Overall, The Fixx racked up ten hit singles on the mainstream rock charts seven of which broke the top 10. They probably would have had even better success on the alternative charts, except Billboard didn’t create the alternative rock charts (originally termed “modern rock”) until 1988. It was bands like The Fixx, bands that didn’t really fit the bill of mainstream rock, that prompted Billboard to start the new record charts.

As the ’90s rolled in, The Fixx’s style of music grew out of favor as grunge gained popularity in the U.S. The Fixx remained together however and the original line-up continues to record and tour today. Their 10th album, “Beautiful Friction” was released in 2012.

Electric Light Orchestra II

In 1973, Electric Light Orchestra had a very different sound from Jeff Lynn’s highly polished production of their late ’70s and ’80s albums. Perhaps the most significant difference was that they hadn’t yet started to use an actual backing orchestra (probably because they couldn’t afford to hire one). Instead, the band used overdubs of the band members playing cellos and violins to create a bigger sound. On some songs, even the overdubbing was skipped, creating a more rock band / string quartet styled sound.

ELO’s early songwriting also took a different approach than their later albums. Even though Roy Wood left ELO before this album was released, his influence is still significantly felt here. Electric Light Orchestra II has a more experimental, progressive rock sound and the production is noticeably less slick than the direction Jeff Lynn took the group in their later years.

I love ELO’s later stuff but once I discovered their early works, I remember wishing they had done more albums like this. A standout track on this record is ELO’s take of Chuck Berry’s “Roll Over Beethoven”. With the integration of violins and cellos, the version on this album will always be the definitive one to me. Sorry Chuck.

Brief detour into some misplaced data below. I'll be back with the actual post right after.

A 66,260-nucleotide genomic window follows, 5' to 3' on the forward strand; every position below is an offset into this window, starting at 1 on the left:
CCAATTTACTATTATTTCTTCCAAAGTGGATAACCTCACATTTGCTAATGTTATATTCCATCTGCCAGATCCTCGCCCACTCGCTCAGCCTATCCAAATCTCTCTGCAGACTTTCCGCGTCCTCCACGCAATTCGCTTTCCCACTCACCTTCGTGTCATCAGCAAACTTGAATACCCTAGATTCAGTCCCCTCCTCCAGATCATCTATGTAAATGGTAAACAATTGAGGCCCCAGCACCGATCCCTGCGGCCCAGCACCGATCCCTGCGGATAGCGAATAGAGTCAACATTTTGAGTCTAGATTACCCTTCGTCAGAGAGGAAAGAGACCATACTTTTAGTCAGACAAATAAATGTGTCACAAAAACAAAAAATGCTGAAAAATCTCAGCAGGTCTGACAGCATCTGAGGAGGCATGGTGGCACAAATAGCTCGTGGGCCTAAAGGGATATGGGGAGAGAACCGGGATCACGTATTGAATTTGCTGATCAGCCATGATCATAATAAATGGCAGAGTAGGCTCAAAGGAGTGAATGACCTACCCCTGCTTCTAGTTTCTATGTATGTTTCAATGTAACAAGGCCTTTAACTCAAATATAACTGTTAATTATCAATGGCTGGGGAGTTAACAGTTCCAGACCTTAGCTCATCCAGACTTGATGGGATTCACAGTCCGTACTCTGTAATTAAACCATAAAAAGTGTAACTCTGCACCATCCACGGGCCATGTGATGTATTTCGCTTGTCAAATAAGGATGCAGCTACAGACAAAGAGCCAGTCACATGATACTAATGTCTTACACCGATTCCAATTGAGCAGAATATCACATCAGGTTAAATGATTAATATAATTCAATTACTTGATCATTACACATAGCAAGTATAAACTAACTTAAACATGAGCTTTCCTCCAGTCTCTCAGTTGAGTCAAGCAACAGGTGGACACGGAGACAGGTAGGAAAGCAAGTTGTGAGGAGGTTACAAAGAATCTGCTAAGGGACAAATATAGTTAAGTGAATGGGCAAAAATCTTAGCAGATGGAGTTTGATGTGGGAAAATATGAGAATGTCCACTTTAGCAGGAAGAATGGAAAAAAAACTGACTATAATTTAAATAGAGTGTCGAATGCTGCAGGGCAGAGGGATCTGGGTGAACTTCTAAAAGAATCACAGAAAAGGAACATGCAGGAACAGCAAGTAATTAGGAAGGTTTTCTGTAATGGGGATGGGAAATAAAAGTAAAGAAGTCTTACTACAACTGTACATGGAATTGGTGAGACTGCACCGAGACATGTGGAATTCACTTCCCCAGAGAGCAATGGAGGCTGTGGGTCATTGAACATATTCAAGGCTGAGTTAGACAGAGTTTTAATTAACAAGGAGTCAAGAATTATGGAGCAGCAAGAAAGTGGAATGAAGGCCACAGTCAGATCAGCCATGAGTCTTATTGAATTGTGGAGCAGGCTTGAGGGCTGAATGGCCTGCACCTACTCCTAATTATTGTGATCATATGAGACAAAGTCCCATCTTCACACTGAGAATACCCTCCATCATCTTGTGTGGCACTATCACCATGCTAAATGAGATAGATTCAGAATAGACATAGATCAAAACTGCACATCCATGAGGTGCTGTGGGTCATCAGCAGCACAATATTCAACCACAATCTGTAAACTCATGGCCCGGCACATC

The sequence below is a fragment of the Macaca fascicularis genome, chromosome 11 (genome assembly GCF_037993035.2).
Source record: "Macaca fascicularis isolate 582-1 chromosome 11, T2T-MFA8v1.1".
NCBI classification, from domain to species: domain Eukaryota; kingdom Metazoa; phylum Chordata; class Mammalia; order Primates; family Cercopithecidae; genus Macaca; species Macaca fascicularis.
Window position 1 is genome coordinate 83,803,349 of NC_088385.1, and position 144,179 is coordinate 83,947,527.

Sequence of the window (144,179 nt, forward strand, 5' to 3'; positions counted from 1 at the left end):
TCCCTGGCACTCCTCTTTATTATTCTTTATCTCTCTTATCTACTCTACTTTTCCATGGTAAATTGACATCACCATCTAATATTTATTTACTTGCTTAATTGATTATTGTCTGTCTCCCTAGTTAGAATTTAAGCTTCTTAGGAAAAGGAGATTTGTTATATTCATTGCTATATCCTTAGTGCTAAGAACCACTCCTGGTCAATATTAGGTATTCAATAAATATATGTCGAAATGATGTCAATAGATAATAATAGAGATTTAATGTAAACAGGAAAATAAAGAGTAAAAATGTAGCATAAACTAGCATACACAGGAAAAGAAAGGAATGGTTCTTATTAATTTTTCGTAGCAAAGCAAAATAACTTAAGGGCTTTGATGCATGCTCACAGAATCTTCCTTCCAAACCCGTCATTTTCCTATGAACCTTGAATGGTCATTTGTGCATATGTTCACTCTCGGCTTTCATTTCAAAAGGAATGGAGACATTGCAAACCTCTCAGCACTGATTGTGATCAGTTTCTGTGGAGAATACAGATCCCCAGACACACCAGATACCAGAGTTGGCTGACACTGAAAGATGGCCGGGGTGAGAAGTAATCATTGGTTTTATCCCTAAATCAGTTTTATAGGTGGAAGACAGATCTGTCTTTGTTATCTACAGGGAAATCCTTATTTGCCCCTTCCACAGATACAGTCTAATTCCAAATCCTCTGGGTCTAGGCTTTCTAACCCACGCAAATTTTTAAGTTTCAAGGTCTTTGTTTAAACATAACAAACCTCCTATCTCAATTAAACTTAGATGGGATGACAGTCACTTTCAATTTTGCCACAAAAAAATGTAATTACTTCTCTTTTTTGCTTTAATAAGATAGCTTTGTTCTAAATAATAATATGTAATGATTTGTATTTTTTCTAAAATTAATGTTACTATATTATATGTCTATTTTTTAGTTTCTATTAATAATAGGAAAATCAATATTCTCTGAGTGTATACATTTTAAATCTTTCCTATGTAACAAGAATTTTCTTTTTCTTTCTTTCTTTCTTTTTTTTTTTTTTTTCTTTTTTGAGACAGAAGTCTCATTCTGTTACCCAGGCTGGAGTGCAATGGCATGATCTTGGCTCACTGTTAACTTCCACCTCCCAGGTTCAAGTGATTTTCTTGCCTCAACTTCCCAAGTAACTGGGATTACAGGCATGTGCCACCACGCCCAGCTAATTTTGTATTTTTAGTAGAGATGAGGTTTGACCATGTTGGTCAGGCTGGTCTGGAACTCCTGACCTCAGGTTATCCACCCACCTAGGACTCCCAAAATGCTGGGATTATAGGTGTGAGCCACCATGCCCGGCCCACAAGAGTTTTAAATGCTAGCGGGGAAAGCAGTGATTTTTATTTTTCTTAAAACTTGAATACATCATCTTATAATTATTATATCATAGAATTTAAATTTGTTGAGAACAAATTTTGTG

The Black Keys – El Camino

Some records grab you right from the opening riff. “El Camino” by Ohio duo The Black Keys is one of those albums. The rest of the album follows suit, with a driving collection of rough and ready blues rock. Although The Black Keys formed in 2001 and “El Camino”, the band’s seventh album came out ten years later, don’t let that fool you. This is old school garage rock with a modern twist.

If you know anything about classic cars, I know what you’re thinking about the album cover: that is NOT an El Camino. In remembrance of their early days, for this album, The Black Keys wanted to use a picture of a van similar to the one they used to tour in their early days. So why call the album “El Camino”? Well, in Spanish “El camino” means “the Road”. The album title is actually also another nod to their early days since it was on the road touring that The Black Keys earned the musical reputation leading to the success they have today. Also, knowing the “El Camino” is a classic muscle car, the van on the cover was done in jest. The Black Keys knew it would drive the car enthusiasts nuts.

The J. Geils Band – Love Stinks

Rock and roll was going through some significant changes going into the 1980s. Many bands that had cut their teeth in the ’70s either couldn’t adapt to the newer sound and fell by the wayside or overcompensated and were labeled as sell-outs by their long time fans. For The J. Geils Band the transition was easy. Their style of r&b party rock didn’t need to change much at all to propel them to the top of their popularity and the top of the record charts without alienating any of their fans.